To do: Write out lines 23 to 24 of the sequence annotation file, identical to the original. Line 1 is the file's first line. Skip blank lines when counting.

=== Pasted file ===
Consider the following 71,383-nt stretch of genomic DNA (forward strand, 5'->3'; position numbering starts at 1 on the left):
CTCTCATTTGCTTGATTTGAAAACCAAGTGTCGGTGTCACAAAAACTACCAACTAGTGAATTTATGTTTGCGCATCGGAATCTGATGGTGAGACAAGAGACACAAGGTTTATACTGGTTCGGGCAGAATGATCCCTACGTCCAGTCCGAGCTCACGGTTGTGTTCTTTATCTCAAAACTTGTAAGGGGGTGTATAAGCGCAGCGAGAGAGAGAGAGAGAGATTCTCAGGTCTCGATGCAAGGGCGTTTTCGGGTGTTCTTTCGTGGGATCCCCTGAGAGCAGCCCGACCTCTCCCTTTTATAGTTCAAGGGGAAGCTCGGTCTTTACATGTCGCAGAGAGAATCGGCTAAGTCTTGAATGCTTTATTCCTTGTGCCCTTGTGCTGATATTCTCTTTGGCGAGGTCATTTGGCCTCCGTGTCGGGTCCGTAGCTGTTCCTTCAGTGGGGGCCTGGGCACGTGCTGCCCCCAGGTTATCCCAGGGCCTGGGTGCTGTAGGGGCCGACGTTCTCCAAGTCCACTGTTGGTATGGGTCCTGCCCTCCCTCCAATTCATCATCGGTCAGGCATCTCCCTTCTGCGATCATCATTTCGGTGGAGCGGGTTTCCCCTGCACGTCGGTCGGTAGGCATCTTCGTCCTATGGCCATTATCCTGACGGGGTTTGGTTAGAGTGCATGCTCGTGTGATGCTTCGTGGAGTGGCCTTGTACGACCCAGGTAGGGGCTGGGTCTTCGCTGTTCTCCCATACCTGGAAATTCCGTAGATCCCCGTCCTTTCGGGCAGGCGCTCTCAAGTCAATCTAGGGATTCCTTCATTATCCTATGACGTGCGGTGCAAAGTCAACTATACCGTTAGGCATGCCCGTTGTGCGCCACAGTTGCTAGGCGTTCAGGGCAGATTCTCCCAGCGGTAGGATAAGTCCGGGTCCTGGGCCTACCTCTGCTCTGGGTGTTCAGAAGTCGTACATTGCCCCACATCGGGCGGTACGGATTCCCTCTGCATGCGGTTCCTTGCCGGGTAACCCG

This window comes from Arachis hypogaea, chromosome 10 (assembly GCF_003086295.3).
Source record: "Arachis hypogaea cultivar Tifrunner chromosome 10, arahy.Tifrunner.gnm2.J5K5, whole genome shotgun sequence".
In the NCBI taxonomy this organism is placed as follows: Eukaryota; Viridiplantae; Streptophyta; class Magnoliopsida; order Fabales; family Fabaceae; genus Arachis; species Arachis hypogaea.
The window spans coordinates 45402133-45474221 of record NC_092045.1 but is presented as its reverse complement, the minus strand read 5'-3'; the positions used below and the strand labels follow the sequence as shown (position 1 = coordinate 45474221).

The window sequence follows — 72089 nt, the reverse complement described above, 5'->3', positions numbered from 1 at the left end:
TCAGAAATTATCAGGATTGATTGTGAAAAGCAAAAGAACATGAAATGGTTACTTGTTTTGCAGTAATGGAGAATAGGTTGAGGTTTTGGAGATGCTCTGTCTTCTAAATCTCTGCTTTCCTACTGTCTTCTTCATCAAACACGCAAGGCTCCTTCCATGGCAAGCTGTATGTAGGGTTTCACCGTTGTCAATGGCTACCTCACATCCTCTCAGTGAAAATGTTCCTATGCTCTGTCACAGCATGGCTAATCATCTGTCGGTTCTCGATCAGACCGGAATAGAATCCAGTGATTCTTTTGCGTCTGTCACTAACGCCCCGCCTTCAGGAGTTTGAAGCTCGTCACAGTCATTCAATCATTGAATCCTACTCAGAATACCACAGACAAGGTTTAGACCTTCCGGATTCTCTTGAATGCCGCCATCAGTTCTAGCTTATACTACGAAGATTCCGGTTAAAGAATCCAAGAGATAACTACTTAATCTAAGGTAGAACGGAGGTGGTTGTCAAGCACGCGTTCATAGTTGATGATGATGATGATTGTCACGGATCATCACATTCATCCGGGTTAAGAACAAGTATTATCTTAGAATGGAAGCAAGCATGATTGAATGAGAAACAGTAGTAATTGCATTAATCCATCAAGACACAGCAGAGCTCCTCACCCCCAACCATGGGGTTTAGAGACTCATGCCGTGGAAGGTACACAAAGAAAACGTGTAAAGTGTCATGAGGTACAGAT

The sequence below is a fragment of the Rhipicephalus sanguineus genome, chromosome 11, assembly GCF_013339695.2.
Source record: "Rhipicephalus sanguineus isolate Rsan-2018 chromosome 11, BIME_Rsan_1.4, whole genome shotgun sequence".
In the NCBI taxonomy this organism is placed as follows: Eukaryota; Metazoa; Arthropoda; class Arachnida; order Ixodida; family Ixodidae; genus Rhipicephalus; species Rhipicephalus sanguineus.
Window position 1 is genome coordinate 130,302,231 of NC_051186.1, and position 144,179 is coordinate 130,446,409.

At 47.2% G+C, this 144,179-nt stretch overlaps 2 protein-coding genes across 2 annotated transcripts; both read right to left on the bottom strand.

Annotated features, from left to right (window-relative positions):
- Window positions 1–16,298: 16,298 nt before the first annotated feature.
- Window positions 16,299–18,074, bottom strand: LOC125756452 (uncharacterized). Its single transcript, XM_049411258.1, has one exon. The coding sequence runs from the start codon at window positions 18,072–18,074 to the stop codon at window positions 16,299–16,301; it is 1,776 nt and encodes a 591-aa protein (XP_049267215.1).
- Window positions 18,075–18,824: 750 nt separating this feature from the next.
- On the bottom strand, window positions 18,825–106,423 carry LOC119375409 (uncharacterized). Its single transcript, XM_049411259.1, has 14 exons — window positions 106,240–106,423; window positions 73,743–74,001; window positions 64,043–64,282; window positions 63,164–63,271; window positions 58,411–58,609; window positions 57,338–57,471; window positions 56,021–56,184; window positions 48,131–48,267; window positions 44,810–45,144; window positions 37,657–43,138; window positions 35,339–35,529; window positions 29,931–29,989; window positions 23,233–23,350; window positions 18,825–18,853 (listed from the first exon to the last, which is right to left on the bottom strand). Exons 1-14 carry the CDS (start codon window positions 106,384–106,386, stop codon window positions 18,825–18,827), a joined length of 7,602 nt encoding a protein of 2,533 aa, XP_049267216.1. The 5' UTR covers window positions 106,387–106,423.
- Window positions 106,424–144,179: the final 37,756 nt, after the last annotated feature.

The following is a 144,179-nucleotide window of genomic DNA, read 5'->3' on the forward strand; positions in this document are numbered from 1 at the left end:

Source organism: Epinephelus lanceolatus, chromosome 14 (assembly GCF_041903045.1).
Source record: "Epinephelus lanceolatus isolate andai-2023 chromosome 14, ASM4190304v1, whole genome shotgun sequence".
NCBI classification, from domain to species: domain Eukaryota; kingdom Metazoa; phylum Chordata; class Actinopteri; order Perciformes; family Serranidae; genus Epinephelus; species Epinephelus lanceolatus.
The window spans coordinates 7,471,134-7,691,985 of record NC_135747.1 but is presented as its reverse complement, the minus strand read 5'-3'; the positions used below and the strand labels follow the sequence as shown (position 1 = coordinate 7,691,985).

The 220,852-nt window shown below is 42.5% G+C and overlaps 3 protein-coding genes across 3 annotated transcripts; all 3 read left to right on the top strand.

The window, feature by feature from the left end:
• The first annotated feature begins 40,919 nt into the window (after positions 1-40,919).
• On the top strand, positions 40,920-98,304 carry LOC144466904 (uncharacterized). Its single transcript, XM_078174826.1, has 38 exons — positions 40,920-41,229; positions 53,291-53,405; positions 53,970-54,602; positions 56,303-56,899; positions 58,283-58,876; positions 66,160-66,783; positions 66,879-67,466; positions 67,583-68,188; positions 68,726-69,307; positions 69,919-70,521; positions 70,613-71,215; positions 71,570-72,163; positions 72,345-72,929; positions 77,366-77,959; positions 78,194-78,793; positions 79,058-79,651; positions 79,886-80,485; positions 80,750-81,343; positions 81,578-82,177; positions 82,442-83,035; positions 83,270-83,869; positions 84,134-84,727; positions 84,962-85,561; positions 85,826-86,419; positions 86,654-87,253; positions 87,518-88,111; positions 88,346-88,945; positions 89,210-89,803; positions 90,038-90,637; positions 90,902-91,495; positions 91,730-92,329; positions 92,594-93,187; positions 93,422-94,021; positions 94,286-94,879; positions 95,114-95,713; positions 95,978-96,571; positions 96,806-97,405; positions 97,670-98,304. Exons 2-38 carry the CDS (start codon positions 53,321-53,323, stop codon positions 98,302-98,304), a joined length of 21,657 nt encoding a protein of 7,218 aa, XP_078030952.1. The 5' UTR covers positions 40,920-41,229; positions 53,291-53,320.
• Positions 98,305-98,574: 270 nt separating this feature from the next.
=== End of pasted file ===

NCBI classification, from domain to species: domain Eukaryota; kingdom Metazoa; phylum Chordata; class Actinopteri; order Perciformes; family Serranidae; genus Epinephelus; species Epinephelus lanceolatus.
The window spans coordinates 7,471,134-7,691,985 of record NC_135747.1 but is presented as its reverse complement, the minus strand read 5'-3'; the positions used below and the strand labels follow the sequence as shown (position 1 = coordinate 7,691,985).